Diné artist Raven Chacon is returning to Phoenix in early July to share an art installation that uses light and sound to retell the Navajo creation story. It’s being presented at the Heard Museum, located on land that’s part of the traditional homeland of the Navajo people.
Diné is the Navajo word for the Navajo people, by the way. And Dinétah is the Navajo word for their homeland. Today, it includes land in northeast Arizona, plus parts of New Mexico, Utah, and Colorado.
“I’m very happy to be presenting this work in Phoenix, because it’s in the vicinity of Dinétah and a lot of Navajo people live in Phoenix,” Chacon says. “It’s probably the biggest concentration of Navajos living off the reservation.” The artist is based in Albuquerque, New Mexico, as well as Toronto.
Chacon has deep roots in the Southwest, where he worked for nearly a decade with the artist collective Postcommodity. In 2015, the collective's temporary land art installation called Repellent Fence bisected a portion of the U.S.-Mexico border, signaling the artificial nature of boundaries that divide people on lands where migration has long been a way of life.
The collective was founded in 2007. Founding member Steve Yazzie had a solo exhibition titled "'Black White Blue Yellow" at the Heard Museum two years ago, and painted a monumental mural called Fear of a Red Planet for the museum back in 2000.
In 2017, Postcommodity’s video installation A Very Long Line was part of the Whitney Biennial exhibit in New York. Chacon left the collective last year, after deciding "it was time to switch it up." Now he's working on solo projects and other collaborations – including an opera called Sweet Land that’s premiering in Los Angeles in February 2020. He’s also collaborated with Arizona Opera and the Kronos Quartet.
Chacon’s Still Life No. 3, which is part of an ongoing series, will be on view at the Heard Museum from July 5 to November 3. It was previously installed at the National Museum of the American Indian in Washington, D.C., as part of the “Transformer: Native Art in Light and Sound” exhibit that closed in early January. That show also included work by Nicholas Galanin, who was featured at the Heard Museum last year.
“All of these still-life pieces are political in that they recognize the history of Native people, so no one should come into the space without recognizing that history,” Chacon says.
That history includes Fort Defiance on the Navajo Nation, where Chacon was born in 1977. Located in what’s now northern Arizona, near the Colorado border, Fort Defiance was home to thousands of Navajos forced to take the Long Walk to the Bosque Redondo internment camp during the 1860s, before being allowed to return several years later to a smaller section of their land.
Still Life No. 3 includes sound, timed light, and text. Although Chacon is also a composer and performance artist, with a new vinyl record slated for release next year, he’s using sound rather than music in the space. “This is an artwork that uses sound,” he says. “It’s not intended as a musical composition.”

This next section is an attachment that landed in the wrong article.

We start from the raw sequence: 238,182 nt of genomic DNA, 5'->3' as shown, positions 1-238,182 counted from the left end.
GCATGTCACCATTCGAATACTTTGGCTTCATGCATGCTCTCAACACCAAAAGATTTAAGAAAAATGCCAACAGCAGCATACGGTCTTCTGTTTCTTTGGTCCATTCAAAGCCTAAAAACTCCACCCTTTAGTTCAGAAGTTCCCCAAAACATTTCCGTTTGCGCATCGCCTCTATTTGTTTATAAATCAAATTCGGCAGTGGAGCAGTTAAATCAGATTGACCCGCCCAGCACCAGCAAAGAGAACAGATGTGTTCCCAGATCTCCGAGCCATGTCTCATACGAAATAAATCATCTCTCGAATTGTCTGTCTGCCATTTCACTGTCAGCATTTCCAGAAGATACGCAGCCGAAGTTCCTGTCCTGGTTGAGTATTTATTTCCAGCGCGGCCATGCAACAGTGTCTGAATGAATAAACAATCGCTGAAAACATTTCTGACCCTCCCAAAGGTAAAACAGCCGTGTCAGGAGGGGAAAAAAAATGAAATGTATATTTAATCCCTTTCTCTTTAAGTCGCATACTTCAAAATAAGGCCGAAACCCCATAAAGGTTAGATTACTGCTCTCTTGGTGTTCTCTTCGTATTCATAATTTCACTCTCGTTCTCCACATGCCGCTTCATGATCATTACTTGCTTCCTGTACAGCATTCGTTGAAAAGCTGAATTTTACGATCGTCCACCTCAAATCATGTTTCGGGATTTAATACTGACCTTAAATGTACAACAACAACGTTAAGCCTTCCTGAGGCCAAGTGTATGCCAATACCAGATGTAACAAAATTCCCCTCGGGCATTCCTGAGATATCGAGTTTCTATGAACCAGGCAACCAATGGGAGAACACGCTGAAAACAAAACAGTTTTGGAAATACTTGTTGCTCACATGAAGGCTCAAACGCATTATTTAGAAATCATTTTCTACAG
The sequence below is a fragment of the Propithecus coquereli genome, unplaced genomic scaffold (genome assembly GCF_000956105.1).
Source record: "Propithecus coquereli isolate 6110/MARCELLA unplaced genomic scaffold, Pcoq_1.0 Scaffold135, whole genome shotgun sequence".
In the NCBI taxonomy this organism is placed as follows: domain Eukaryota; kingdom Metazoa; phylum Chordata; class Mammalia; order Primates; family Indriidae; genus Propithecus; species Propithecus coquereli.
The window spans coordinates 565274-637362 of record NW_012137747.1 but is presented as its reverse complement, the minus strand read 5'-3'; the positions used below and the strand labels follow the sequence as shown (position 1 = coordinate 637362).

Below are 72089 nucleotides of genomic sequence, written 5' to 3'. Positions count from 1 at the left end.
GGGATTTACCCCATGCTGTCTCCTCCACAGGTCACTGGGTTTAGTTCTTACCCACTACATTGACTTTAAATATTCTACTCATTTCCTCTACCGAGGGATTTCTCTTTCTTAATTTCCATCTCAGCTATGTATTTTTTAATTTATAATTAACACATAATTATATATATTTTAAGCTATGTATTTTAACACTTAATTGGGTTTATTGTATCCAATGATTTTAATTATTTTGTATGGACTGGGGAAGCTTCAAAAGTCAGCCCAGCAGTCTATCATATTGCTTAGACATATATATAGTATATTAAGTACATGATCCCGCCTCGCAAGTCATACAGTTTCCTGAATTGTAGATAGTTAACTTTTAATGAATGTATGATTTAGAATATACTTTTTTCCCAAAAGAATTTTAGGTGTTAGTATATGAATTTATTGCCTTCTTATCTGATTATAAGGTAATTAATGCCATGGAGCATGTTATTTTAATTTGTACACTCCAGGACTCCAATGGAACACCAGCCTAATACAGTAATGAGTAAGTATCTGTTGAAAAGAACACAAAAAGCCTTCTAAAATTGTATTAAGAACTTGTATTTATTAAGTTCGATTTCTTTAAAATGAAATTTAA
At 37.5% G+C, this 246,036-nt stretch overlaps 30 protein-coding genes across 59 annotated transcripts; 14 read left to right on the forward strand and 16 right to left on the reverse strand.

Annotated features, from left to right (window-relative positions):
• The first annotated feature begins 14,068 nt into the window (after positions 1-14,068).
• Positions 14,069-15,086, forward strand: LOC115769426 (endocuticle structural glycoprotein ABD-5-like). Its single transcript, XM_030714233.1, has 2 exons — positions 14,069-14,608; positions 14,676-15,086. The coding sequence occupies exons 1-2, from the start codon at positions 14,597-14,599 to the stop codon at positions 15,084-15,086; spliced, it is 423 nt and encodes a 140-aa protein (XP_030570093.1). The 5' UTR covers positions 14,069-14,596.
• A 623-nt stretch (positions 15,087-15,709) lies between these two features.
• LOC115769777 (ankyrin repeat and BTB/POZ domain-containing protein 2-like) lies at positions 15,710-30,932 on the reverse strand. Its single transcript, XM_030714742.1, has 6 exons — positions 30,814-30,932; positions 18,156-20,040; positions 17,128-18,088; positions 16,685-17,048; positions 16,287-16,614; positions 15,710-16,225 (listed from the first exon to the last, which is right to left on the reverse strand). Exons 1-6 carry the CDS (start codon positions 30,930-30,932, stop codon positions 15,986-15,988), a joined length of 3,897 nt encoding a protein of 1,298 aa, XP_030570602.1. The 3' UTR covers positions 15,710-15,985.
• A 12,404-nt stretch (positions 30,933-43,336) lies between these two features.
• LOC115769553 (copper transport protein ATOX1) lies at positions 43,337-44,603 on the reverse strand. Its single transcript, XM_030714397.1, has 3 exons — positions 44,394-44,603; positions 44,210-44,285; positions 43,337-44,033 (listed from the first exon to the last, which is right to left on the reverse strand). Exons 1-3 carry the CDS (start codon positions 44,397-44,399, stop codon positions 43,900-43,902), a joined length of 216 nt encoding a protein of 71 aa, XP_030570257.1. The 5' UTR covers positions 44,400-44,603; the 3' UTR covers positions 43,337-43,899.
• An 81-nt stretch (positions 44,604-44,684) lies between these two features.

Inside the gallery, visitors will hear the voice of Melvatha Chee, a New Mexico-based linguist whose specialties include indigenous languages of North America.
“I’m telling the Navajo creation story through a series of overlapping and delayed voices, presenting the sound as if it’s in motion,” Chacon says. “A single voice moves in the space propelling itself forward, suggesting that time can repeat itself or be reiterated in a state of flux.”
The installation also includes light, with colors that reference various elements of the Navajo creation story. The color red, for example, can be the beginning or the end, the sunrise or the sunset. “The light represents different times of day, but also different worlds of emergence that the Navajo people have come through in the creation story.”
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Still Life No. 3 is just the latest in a long list of Chacon’s creative forays in Phoenix. He’s played music at longtime staples of the local music scene, from Modified Arts to Trunk Space. In 2009, Postcommodity presented its Do You Remember When? installation at the ASU Art Museum, and the Worldview Manipulation Therapy installation at the Icehouse. In 2015, Scottsdale Museum of Contemporary Art presented "southwestNET: Postcommodity."
Now, Chacon is getting ready to open Still Life No. 3 at the Heard Museum, where sound and light will help visitors explore the idea that time isn’t always a linear experience and embrace art as something more than objects to be passively observed.
“Sound art provides an opportunity to listen and have that kind of reflection," he says, "instead of trying to view an object trapped in a vitrine."
Still Life No. 3 by Raven Chacon. July 5 to November 3. Heard Museum, Jacobson Gallery, 2301 North Central Avenue. Admission is $18. Free admission from 6 to 10 p.m. for First Friday, July 5. Free artist lecture at 1 p.m. on Saturday, July 6. Visit heard.org.